Category Archives: space invaders

The Namco Museum and Xevious

Just to show you all what a big old fart I am, and how out of touch gaming-wise I am, the very first free download I ever got from the PlayStation Store was this – Namco Museum. Yeah, I’m old. Deal with it.

As the name might imply it’s a small collection of old games from the 1980s, namely Pac-Man, Dig Dug, Galaga, and Xevious. To be fair, it’s actually the trial for Namco Museum Essentials, and has much more available but I haven’t purchased the whole package yet. And I have looked, but there doesn’t seem to be an option to buy it. One problem with this one is that the games are presented in their original arcade form – vertical, on a horizontal screen. Oh well.

With the exception of Pac-Man, these are all games I spent a generous amount of time with at the arcade. I was never big into Pac-Man, but the others I loved. Dig Dug I’ve talked about before, everyone knows about Pac-Man, and Galaga is really just a color evolution up from Space Invaders. Xevious is the one I want to talk about today.

Xevious was a vertical scroller from back in the day, 1982, known for its bouncy tunage and unique breaking glass sound effects when you blasted the disc things that spun through the air at you. That effect is recreated here but the controller again makes what was easy on the arcade game difficult here – shooting and bombing simultaneously.

Xevious is a fun game without becoming too monotonous, although it remains much the same throughout. I remember the ship you pilot is called oddly the Solvalou, and that the sides of the arcade game showed pics that didn’t exactly match the game itself. Always fun, even in this format.

Barcade and the Frustration of Getting Old

A few months back The Bride and I attended a birthday party for two friends, at a place in the Philadelphia/Fishtown area called Barcade. Barcade is exactly what it sounds like, a bar/arcade. It has a couple dozen old school arcade games, and an assortment of local and obtuse brews, all for a quarter – the games, not the beers, that is.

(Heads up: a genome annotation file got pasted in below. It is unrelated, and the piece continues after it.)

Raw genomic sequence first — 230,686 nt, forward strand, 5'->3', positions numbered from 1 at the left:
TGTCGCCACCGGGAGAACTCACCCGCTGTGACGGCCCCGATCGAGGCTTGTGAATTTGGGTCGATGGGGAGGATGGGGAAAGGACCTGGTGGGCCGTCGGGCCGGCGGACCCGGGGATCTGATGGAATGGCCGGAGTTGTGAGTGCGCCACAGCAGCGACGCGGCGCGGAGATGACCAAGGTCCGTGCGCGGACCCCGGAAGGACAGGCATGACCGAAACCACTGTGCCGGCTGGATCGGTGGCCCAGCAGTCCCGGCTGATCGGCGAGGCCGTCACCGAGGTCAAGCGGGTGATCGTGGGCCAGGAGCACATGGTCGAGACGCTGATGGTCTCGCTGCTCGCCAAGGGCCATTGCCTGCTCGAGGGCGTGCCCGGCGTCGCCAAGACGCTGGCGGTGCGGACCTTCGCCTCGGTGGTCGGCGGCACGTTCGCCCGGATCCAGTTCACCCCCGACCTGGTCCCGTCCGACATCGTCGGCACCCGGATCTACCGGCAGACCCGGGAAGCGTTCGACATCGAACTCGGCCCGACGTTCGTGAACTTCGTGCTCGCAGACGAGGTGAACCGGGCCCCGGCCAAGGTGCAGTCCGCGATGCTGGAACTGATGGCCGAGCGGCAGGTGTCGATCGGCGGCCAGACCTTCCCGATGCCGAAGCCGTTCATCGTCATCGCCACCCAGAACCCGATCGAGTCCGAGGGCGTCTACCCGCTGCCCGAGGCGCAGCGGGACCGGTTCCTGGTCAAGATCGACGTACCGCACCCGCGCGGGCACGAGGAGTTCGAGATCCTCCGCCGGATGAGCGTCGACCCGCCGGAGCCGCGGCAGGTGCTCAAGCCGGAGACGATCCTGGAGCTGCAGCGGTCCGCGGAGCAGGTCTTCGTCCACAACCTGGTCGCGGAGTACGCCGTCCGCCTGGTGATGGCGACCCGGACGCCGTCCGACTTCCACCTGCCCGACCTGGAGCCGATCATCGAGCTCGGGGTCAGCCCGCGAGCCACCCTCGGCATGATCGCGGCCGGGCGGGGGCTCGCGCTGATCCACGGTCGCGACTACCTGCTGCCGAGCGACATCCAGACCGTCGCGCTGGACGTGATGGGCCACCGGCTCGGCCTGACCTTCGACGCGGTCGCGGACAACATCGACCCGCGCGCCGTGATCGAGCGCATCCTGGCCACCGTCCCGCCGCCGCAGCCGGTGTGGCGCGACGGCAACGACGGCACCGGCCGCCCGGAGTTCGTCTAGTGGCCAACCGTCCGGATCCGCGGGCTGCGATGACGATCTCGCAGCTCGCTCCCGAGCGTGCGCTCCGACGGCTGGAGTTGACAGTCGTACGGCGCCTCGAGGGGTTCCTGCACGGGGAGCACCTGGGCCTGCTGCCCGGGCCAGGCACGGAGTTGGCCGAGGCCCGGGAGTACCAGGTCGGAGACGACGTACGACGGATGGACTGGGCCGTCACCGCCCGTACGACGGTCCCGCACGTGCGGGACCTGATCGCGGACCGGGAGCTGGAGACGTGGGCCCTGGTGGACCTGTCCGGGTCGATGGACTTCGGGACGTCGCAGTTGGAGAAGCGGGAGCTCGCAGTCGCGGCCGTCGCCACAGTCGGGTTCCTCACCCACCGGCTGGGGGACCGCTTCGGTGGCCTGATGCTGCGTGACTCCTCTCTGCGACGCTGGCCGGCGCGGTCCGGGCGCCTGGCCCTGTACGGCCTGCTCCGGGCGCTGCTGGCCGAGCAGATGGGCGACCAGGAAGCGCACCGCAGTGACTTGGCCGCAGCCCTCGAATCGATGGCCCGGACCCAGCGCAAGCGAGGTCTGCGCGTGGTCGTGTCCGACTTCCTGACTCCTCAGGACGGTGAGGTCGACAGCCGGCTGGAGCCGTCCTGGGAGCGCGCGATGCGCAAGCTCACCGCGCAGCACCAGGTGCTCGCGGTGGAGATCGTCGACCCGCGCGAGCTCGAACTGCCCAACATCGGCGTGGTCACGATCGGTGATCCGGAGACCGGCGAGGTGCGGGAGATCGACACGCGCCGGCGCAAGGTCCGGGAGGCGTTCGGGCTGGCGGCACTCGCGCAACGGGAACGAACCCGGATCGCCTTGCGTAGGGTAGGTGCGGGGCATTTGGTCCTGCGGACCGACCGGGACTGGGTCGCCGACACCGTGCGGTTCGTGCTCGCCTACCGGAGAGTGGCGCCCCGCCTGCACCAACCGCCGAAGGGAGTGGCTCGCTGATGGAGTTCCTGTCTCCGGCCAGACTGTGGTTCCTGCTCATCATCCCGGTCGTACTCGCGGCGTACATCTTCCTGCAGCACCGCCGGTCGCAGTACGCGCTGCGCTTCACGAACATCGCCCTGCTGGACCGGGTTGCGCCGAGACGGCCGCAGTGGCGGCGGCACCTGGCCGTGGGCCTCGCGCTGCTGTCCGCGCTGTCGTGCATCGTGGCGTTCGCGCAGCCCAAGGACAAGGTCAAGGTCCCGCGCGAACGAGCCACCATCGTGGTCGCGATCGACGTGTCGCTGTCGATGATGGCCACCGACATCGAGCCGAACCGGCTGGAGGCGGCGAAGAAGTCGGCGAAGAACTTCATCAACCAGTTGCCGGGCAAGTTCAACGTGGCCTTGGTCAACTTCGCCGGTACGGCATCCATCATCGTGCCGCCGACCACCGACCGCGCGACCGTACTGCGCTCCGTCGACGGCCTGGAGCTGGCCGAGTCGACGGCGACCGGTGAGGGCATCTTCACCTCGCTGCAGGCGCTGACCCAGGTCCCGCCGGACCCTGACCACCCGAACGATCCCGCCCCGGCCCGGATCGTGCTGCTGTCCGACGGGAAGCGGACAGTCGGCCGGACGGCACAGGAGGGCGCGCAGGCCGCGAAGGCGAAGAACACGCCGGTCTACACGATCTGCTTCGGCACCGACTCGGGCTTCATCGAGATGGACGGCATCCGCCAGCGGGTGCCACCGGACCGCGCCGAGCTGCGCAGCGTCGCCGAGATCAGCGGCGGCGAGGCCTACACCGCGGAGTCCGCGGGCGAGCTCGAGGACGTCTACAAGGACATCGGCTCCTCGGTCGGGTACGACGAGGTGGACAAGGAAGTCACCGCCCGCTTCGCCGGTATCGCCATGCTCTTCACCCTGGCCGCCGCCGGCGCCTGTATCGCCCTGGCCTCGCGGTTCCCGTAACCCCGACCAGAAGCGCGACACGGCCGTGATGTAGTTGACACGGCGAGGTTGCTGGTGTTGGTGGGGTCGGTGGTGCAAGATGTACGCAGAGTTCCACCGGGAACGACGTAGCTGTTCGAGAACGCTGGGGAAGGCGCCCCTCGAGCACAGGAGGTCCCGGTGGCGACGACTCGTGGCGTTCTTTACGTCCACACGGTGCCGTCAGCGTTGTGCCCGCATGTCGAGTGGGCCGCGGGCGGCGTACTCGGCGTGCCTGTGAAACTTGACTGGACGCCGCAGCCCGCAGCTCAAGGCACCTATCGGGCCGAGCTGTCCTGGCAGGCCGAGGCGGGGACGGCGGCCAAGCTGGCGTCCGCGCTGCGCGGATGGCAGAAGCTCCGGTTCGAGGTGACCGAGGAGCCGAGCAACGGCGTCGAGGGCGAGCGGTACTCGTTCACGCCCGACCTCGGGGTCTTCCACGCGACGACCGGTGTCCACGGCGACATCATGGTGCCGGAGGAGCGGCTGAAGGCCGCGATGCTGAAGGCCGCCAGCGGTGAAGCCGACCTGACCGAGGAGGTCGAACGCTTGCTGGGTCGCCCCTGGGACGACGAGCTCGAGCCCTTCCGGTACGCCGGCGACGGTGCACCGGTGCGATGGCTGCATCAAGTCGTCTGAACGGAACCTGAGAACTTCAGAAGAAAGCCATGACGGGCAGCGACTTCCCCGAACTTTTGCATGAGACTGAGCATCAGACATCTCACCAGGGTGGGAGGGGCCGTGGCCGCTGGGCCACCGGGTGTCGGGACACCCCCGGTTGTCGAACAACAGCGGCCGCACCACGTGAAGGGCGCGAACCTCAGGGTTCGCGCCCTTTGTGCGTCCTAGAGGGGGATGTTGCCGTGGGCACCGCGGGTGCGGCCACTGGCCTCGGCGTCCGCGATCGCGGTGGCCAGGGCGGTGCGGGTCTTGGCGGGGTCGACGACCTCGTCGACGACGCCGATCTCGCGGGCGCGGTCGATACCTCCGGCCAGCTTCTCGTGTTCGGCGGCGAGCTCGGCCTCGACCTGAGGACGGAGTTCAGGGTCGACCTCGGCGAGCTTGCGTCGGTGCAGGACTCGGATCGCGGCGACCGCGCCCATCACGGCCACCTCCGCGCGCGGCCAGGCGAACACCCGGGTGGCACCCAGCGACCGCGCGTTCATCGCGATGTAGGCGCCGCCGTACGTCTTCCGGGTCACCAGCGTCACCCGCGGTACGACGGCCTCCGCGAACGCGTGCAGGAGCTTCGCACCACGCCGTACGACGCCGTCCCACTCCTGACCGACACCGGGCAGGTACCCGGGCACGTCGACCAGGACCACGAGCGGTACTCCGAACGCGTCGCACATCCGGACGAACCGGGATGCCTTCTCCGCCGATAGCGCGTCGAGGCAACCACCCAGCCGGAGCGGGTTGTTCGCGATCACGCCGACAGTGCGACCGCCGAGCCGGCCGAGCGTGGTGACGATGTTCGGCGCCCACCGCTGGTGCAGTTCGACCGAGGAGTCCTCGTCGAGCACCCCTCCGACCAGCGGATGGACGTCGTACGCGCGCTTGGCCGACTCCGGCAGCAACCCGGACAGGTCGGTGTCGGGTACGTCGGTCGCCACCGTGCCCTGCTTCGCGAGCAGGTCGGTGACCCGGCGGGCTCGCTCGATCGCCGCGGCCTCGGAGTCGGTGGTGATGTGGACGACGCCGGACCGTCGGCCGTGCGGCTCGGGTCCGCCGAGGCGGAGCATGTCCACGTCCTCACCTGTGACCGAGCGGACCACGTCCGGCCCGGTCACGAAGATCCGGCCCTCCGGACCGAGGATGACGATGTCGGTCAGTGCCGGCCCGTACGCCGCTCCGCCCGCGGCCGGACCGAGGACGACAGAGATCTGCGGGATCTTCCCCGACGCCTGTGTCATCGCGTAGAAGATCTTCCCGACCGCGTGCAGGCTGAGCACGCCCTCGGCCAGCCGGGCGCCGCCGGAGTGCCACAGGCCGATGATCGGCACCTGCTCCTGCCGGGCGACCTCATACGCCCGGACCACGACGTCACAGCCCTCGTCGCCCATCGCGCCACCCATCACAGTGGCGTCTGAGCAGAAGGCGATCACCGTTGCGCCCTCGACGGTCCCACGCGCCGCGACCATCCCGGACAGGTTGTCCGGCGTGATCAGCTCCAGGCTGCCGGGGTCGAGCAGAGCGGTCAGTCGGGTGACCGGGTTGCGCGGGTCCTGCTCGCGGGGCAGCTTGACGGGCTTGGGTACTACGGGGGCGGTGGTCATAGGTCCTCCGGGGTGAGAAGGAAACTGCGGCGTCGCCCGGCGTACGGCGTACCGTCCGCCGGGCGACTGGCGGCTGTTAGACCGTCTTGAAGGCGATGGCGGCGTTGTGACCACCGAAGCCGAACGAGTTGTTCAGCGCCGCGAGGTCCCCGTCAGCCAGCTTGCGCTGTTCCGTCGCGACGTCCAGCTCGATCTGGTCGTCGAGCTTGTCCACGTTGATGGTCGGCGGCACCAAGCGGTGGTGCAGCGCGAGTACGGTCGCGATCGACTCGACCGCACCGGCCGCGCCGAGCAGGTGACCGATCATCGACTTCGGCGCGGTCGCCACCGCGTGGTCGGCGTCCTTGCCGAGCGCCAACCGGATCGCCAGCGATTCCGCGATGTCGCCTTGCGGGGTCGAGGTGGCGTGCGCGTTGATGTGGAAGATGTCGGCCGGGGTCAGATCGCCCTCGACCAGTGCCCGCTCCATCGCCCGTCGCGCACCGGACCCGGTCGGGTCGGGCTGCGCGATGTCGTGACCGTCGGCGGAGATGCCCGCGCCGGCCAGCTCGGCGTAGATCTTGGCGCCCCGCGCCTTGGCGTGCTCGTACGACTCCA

I was stunned to how close to an arcade of the good old days this place was, what with the variety of games and their placement around the bar area. They even had high scores posted. They had a bar menu, but no fries. But it’s all good, they carded me, the first time that’s happened in years, so I was very happy.

When I looked around at the selection of games, at first I had little interest, then as I walked around, and got a closer look my memory kicked in… I realized I had done time, serious time, with all of them at one point or another in my younger years. Among the games at Barcade: OutRun, Gauntlet, Ms. Pac-Man, Mr. Do!, Golden Axe, Track & Field, Frogger, BurgerTime, Centipede, Double Dragon, Punch-Out!!, Tetris, and Robotron 2084, just to name a few. A full list can be found here.

Spy Hunter, Rampage, Tempest, Dig Dug, Paper Boy, Space Invaders, Galaxian, Joust. I knew them all intimately. And yet I was no longer capable of playing them. The muscles and reflexes honed to each particular set of skills for each game had deteriorated over the years of disuse. Man, playing videogames sure wasn’t like riding a bike, you can’t just get back on. In other words, I was old.

Lead photo by John Donges.

The Non-Gamer

The non-gamer – that’s me. I’m old, horribly horribly old, almost fifty. Gosh, it hurts to even type that. Like I said, I’m old, and I’m not a gamer, at least not by today’s standards. So if I’m not a gamer, why am I writing this blog? Good question.

My background in videogames is being around for the birth of Atari, specifically Pong. Yeah, you remember Pong, and if you don’t, you probably saw pictures of it painted in animal blood on cave walls. Pong was the first of the Atari 2600 videogames, and the shot heard round the world that triggered an electronic revolution in the world of games and hobbies.

Pong was followed by fun stuff like Space Invaders and later personal favorites Starmaster, Adventure, and Yar’s Revenge and even Donkey Kong. That last one was a keeper. It triggered the jump to the next generation of videogame, and also the point where I got lost. I had an Atari 2600, but I didn’t get a Nintendo system until 1998, way beyond when it was cool or even cutting edge – and even then it wasn’t my idea to get the system. I was dragged kicking and screaming into the videogame age.

A Super Nintendo system followed later, but only so I could play geek favorites of mine – Justice League Task Force and Super Godzilla, notably the only two games ever purchased for the system. Up until a few weeks ago, that was as cutting edge as I got. Then the PS3 came into the house.

This was a surprise, but apparently something The Bride had been thinking about for a while. I had initially asked for a Roku or a Blu-Ray player for Christmas but Santa was not accommodating. The Bride thought a PS3 would service both functions and have games so she got one. And here we are.

There’s an old joke that the only thing that separates a full-time freelance writer from an unemployed bum is a videogame system. To keep that balance from claiming me, I’m starting this blog, recording my impressions as a decisive non-gamer into the gaming world of PlayStation. I’ll try not to be too stupid or naïve, and maybe we’ll all learn something. Welcome to my nightmare.